“These laws were intentionally designed to force birth at any and all costs, and treat mothers as little more than incubators,” Quade and Rizzo’s letters read.
Kansas made waves Tuesday when voters overwhelmingly defeated a constitutional amendment that would have stripped the right to abortion from the state’s constitution — preserving access to the procedure not just for Kansas but the thousands of Missourians and out-of-state residents that flock to the state for the procedure.
Whether Tuesday’s vote means Kansans would be open to using tax dollars to pay for out-of-state residents’ abortions remains to be seen.
Sykes said Kansans of all political stripes came together to reject extreme policies with Tuesday’s vote, but the nuances of which policies they support to continue to protect access still has to be fleshed out.
“I think what happened on Tuesday was, we are not an extreme state, and taking away the right was an extreme measure,” Sykes said. “But I think we have to continue having conversations to see where 60% of Kansas — where they actually are. And we haven’t been able to have that conversation in the past, but I think this does open the door to that.”
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Last year, 3,458 Missourians received an abortion in Kansas — an overwhelming majority of the abortions performed on out-of-state residents and roughly 44% of all abortions performed in Kansas that year, according to preliminary data.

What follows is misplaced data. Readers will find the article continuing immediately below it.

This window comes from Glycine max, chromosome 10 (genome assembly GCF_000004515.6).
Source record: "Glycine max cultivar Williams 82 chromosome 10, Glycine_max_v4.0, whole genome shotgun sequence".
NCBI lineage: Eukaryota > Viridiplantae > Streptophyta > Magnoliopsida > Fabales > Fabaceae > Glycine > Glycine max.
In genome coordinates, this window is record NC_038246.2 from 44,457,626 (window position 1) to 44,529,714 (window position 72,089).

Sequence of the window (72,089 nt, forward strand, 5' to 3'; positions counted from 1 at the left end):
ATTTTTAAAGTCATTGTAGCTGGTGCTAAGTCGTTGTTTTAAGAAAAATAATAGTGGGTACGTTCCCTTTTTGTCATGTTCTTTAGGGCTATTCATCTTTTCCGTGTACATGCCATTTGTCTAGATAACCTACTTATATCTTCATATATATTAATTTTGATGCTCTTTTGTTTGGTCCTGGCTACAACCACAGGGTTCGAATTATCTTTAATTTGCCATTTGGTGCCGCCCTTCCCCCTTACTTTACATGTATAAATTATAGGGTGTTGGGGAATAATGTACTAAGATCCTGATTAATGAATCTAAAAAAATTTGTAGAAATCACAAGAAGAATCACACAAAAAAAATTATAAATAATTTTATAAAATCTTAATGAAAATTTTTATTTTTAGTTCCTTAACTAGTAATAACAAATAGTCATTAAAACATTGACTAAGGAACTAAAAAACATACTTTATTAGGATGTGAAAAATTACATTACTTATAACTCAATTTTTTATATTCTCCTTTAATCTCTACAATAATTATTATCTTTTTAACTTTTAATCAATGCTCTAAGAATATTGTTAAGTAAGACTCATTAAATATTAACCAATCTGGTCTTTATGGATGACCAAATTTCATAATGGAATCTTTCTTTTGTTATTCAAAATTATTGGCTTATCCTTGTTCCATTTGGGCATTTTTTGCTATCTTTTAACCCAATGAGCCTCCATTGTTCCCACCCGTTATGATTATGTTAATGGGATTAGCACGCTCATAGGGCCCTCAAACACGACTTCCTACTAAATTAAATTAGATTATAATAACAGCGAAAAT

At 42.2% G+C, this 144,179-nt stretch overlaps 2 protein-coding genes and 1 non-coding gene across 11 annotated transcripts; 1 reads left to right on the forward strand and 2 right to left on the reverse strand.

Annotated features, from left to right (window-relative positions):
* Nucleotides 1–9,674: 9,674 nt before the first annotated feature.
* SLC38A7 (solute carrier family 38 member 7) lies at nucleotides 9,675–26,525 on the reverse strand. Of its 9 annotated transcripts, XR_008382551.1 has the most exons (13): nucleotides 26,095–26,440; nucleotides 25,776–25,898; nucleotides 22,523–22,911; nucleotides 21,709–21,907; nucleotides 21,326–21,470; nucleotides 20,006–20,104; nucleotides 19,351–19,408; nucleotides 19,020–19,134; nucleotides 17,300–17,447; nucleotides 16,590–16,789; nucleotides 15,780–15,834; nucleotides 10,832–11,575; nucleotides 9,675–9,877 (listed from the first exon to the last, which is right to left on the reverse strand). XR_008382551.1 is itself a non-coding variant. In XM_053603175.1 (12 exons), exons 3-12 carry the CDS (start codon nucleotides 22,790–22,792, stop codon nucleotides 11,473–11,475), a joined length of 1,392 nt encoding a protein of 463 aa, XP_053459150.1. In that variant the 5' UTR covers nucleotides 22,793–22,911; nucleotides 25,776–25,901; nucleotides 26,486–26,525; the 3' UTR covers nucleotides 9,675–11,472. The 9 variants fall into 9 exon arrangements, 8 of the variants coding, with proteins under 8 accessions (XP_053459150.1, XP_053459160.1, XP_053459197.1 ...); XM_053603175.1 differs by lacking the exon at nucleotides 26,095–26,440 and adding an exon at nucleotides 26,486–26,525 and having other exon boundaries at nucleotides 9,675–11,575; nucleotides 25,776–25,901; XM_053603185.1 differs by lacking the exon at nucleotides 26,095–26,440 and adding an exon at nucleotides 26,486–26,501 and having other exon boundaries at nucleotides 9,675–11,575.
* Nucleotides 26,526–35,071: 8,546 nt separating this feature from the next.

In 2020 in Illinois, 6,578 abortions were performed on Missouri residents — nearly 68% of the 9,686 abortions performed on patients traveling from out-of-state that year.
On Thursday, Pritzker announced a 20% rate increase in Medicaid reimbursement for abortion services will go into effect Sept. 1, costing an estimated $3 million annually. In addition, Pritzker also announced a $2 million increase in funding for Title X family planning providers and nixed a requirement that providers receive a denial from Medicare before requesting payment for Medicaid.
“Illinois abortion providers have been working overtime since the Supreme Court overturned Roe v. Wade,” Pritzker said in a news release. “They need support as they take on this new burden on the frontlines of this fight. Supporting them with reimbursement increases allows them to focus on their important work without worrying about rising costs of supplies and services.”
However, patients who are leaving their home state to access one can’t be reimbursed. In Illinois most private insurers are required to cover the procedure, too.
While an unusual step, Quade and Rizzo said it was necessary to reach out to their neighboring states to urge them to request a waiver under the new executive order.
They noted a report released Monday by the state’s Pregnancy-Associated Mortality Review board found that women on Medicaid made up the largest percentage of pregnancy-related deaths at nearly 53% over the course of the three years analyzed. Women on Medicaid were also eight times more likely to die within one year of pregnancy than their counterparts with private health insurance.
“Every day, we hear from patients who have been forced into unimaginable and dangerous situations during the most vulnerable moments of their lives by Missouri’s draconian laws,” the letters read. “This extraordinary intrusion by our government into our citizens’ most private matters puts lives at risk every second of every day.”
This story has been updated since it was initially published to include additional comments.